The Sun worshippers
There’s only one Sun Yat-sen. But as Winnie Chau finds out on the centenary of the Xinhai Revolution, there are more than a few interpretations of his life.
The signature pencil moustache of Sun Yat-sen is absent from Ko Tin-lung’s face. The 53-year-old actor has spared himself of the panache of his character and yet, wittingly or unwittingly, exudes a sense of self-assurance as he talks. Just as we’re quietly gauging if the revolutionary colossus of modern China is about to be diminished by yet another high-flown artistic interpretation on the 100th anniversary of the Xinhai Revolution, Ko begins to debunk his character’s impeccable heroic image by pointing out the Cantonese-speaking political figure’s imprecise Putonghua pronunciation. Imitating what he heard from Sun’s Putonghua speech at a museum in Shanghai, Ko pronounces ge ming (revolution) at a high pitch where the tone is slightly distorted, bringing on an unintended comic effect.
It’s this critical distance between the actor and his character, rather than their similar height, age and background (which Ko repeatedly emphasises in the interview), that would make Chung Ying Theatre Company’s rendition of Sun Yat-sen’s story a reassuring one. Echoes of the Tieshizi Hutong takes place at Sun’s deathbed where he reminisces about his past – to be visualised in a series of anachronistic episodes on stage.
“The idea behind the script is, first of all, not to glorify the character and accomplishments [of Sun]. It’s important not to adopt a flattering tone to depict this significant figure, who has his ordinary side as a regular person,” stresses Lo King-man, director and co-writer of Echoes. Also known as ‘Father of Hong Kong Opera’, Lo returns to the theatre – after 30 years and more than 80 operatic productions – to co-write with Ko, Chung Ying’s artistic director. On top of Sun’s 10 failed revolutionary attempts before the victory of the Xinhai Revolution, the play makes space for his sentimental side and his various relationships. Ko relates: “A Japanese friend once asked Sun about the most important thing in his life. He said, ‘revolution’. The friend pressed on – ‘what follows that?’ ‘Women’ was Sun’s answer.”
“Nothing in [the play] is fabricated,” Ko says. “Lo has read more than 50 books [on the subject].” That said, the dialogue between Sun and his female companions, while part of which is converted from their real-life correspondences, has made allowance for artistic imagination. What fascinated Lo most, over his two-year research for Echoes, has been the obscured role of Chen Cui-fen, Sun’s unsung lover and soulmate. Chen followed Sun in the toughest 20 years of his life and persuaded his first wife to assent to a divorce, so that Sun could marry his young lover Soong Chingling. “I don’t think we should take [Chen] out of the picture for the sake of political correctness in [the writing of] history,” Lo remarks, fully mindful of the many official accounts that have been protective of Sun’s image as a political leader.
“Everyone has a rather superficial impression of Sun Yat-sen. Everyone calls him the ‘Father of the Nation’ under the impression that he was formidable,” says Ko. “No-one had seen him cry, yet I believe he was a sensitive person. He must have cried and told people off. And he had certainly been a romantic person. Otherwise, where did so many women come from [in his life]?”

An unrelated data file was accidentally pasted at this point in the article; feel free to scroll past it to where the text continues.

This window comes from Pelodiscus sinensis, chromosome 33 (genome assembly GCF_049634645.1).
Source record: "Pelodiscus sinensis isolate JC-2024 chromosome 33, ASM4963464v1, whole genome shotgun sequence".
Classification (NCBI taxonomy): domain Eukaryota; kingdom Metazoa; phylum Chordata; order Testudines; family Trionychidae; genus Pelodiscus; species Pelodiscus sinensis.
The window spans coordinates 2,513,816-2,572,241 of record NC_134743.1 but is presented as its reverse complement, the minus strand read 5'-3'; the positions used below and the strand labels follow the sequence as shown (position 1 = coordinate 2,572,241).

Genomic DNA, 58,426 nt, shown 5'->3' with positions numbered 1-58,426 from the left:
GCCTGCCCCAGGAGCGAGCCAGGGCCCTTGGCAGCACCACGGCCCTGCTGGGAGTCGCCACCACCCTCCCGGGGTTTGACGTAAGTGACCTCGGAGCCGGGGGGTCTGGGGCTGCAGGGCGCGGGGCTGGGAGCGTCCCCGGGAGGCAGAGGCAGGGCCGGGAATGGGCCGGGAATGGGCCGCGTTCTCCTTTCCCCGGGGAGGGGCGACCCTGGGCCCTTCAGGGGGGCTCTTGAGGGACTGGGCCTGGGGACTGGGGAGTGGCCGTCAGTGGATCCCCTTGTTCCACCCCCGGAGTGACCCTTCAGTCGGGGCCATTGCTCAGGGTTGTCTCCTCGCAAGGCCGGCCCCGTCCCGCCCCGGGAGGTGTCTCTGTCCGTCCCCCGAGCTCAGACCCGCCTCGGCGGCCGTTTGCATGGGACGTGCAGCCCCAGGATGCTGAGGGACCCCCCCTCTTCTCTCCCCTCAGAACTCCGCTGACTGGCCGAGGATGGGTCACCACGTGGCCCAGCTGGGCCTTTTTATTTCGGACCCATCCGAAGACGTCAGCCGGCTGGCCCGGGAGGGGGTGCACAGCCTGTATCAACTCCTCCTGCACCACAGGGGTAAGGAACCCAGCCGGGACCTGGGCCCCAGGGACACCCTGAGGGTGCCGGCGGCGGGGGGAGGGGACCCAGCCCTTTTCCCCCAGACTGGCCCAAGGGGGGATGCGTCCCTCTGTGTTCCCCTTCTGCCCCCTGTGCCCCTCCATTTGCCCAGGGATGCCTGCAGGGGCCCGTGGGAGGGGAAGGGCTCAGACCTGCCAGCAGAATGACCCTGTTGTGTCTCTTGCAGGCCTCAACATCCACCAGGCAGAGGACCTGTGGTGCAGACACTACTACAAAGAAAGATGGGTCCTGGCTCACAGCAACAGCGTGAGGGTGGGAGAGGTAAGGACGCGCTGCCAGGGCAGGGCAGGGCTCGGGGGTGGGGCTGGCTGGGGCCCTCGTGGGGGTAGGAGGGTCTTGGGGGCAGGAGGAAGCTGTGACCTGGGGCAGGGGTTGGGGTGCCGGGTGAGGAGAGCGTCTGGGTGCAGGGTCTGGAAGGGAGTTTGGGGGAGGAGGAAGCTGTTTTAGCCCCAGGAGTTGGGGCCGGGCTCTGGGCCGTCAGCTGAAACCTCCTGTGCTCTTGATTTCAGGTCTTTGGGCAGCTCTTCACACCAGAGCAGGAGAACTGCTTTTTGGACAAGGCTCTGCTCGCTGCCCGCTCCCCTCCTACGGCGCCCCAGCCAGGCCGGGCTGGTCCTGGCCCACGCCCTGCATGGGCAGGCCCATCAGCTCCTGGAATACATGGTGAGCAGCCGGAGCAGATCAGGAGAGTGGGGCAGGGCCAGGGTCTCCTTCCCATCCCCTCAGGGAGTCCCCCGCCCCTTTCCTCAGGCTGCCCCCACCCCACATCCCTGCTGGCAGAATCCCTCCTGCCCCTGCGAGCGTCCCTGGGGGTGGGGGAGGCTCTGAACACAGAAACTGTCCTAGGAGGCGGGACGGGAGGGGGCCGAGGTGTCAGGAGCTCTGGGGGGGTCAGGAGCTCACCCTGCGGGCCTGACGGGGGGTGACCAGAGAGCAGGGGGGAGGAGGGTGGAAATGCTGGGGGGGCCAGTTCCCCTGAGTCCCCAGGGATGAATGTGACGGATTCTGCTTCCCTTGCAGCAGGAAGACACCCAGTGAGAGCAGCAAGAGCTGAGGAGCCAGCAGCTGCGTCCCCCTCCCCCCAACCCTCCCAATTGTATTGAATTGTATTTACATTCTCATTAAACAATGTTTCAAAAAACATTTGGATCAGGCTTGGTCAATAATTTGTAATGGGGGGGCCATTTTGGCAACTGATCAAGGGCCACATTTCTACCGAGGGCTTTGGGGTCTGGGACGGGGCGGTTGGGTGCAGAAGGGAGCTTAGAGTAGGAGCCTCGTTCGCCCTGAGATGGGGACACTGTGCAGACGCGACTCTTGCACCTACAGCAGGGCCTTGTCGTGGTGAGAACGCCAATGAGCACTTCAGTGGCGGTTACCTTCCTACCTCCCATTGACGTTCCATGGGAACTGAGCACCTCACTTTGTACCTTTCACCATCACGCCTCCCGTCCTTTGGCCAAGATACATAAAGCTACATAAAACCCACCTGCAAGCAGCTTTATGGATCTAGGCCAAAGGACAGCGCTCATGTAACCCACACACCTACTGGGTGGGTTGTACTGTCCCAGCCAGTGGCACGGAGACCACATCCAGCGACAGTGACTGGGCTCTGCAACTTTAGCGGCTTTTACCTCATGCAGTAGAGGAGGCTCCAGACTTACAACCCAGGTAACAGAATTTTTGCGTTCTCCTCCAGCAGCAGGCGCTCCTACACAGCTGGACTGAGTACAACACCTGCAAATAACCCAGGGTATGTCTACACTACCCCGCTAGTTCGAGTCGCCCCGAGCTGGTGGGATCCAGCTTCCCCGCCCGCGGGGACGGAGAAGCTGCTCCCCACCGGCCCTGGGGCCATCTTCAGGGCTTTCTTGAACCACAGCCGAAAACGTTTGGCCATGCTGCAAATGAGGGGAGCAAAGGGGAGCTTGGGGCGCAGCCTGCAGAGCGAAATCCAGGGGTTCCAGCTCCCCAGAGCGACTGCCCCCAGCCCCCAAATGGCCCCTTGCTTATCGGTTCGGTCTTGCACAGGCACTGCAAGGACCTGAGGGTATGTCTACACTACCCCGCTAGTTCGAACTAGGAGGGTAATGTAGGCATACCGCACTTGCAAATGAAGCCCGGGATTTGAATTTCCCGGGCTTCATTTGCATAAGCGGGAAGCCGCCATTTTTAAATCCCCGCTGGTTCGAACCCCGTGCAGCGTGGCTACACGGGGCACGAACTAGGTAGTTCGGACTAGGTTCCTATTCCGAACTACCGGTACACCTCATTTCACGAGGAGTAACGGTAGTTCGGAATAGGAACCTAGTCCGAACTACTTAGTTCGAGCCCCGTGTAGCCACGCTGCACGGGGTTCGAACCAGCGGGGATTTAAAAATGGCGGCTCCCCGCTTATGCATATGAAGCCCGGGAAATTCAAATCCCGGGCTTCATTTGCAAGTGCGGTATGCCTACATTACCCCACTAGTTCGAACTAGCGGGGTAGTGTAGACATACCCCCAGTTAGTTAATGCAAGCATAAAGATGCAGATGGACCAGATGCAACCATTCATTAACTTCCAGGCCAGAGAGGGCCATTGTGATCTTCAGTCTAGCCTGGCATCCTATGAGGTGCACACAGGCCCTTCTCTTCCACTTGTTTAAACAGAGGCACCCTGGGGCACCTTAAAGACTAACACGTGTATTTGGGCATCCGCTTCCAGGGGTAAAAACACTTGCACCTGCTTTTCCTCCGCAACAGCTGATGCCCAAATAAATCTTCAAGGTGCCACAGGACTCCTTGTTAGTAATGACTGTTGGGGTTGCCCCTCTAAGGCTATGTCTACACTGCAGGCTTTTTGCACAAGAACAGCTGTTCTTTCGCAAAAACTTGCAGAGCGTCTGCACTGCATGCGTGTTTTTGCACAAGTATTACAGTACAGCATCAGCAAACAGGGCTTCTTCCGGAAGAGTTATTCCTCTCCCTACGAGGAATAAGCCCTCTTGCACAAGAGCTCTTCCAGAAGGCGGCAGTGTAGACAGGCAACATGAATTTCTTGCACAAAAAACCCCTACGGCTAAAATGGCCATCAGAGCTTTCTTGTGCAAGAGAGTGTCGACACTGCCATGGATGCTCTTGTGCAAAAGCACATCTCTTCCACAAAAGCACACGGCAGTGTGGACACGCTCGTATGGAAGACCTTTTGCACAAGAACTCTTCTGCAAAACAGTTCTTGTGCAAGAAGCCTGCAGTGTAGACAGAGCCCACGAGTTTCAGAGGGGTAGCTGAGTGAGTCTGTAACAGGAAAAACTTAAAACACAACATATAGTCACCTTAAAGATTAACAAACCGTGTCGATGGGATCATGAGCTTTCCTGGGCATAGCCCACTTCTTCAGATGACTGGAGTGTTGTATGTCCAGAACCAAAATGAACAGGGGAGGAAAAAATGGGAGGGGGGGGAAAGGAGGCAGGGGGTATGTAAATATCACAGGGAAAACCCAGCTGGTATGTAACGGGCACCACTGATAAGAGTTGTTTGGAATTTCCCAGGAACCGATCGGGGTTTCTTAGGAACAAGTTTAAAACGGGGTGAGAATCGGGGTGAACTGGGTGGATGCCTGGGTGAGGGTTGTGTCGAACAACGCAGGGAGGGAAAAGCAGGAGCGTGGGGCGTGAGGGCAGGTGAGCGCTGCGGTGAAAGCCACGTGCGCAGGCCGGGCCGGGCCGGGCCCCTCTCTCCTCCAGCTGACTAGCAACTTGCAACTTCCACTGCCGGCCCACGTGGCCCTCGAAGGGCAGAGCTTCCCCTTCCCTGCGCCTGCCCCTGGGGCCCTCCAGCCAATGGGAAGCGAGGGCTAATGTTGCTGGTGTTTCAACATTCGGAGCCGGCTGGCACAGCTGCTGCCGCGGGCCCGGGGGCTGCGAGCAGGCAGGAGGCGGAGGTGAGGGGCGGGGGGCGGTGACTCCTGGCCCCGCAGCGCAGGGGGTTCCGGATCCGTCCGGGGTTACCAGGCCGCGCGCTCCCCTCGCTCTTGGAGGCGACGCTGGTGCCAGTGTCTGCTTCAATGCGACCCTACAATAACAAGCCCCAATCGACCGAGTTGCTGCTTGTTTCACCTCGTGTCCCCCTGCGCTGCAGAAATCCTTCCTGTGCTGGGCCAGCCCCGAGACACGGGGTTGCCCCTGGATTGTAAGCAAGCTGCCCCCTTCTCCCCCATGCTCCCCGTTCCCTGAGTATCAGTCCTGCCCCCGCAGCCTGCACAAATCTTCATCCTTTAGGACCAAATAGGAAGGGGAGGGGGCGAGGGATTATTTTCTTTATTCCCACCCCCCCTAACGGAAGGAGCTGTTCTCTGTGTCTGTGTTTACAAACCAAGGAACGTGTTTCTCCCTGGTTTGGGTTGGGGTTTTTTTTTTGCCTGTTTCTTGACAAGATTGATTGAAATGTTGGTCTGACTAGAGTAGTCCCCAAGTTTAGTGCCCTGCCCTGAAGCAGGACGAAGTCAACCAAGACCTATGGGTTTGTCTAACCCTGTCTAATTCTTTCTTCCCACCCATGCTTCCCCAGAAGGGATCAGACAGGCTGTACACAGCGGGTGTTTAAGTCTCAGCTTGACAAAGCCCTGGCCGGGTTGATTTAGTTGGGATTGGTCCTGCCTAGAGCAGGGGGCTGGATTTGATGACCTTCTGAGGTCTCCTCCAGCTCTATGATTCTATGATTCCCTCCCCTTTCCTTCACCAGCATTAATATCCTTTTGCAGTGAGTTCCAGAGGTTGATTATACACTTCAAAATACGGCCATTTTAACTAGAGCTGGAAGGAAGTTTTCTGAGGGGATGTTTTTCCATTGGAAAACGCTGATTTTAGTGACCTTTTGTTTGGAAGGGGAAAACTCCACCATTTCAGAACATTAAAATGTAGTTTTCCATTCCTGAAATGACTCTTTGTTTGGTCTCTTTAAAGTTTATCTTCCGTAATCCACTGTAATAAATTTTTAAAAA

After all the vivid anecdotes told with the conceit of a bystander in history’s grand narrative, our conversation eventually finds its way to the present and future: the prospects of Echoes and historical plays in local theatre. “Tickets for these kinds of plays cannot be sold easily in Hong Kong,” Ko admits, despite the recent wave of films on the Xinhai Revolution and the fact that Echoes is, according to the actor, the first ever Hong Kong play centred heavily on Sun Yat-sen.
Ko’s artistic direction in Chung Ying is in fact in line with Sun’s revolutionary spirit. Amid the city’s growing apathy towards history, the theatre company insists on producing historical plays and ‘human stories about Hong Kong’ season after season. “It’s as if the weight of history is now taken up by theatre companies,” says Ko, “but we are pleased to do that.”
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Sun Yat-sen has given his silent consent to another stage rendering of his life story this fortnight. Opera Hong Kong is going to present the world premiere of Dr Sun Yat-sen, led by acclaimed tenor Warren Mok (pictured below) in the role of Sun. The three-act opera revolves around Sun’s romantic relationship with Soong Chingling and his comradeship with her father, Charlie Soong. Librettist Candace Chong Mui-ngam was inspired by the wedding gift from Charlie Soong, who was once against his daughter’s marriage with his best friend.
The Putonghua lyrics, along with some English dialogue in the prologue and interludes, are set to composer Huang Ruo’s music, performed by the Hong Kong Chinese Orchestra. “It’s not strictly Western operatic style or Chinese folk style,” Huang explains. “For me, it was [not only] a matter of serving the text, but also serving the character. Sun Yat-Sen’s first wife, for example, is more [traditional] Chinese – with bound feet, from a traditional village – so she has more Chinese vocal ornaments. Compared to Soong Chingling, there’s a world of difference.”
Echoes of the Tieshizi Hutong 鐵獅子胡同的回音 is performed at Kwai Tsing Theatre’s Auditorium on Oct 23, 26-30, in Cantonese. Dr Sun Yat-sen 中山逸仙 is performed at Cultural Centre’s Grand Theatre Oct 13-16, in Putonghua with English and Chinese surtitles. Tickets: 2734 9009; www.urbtix.hk.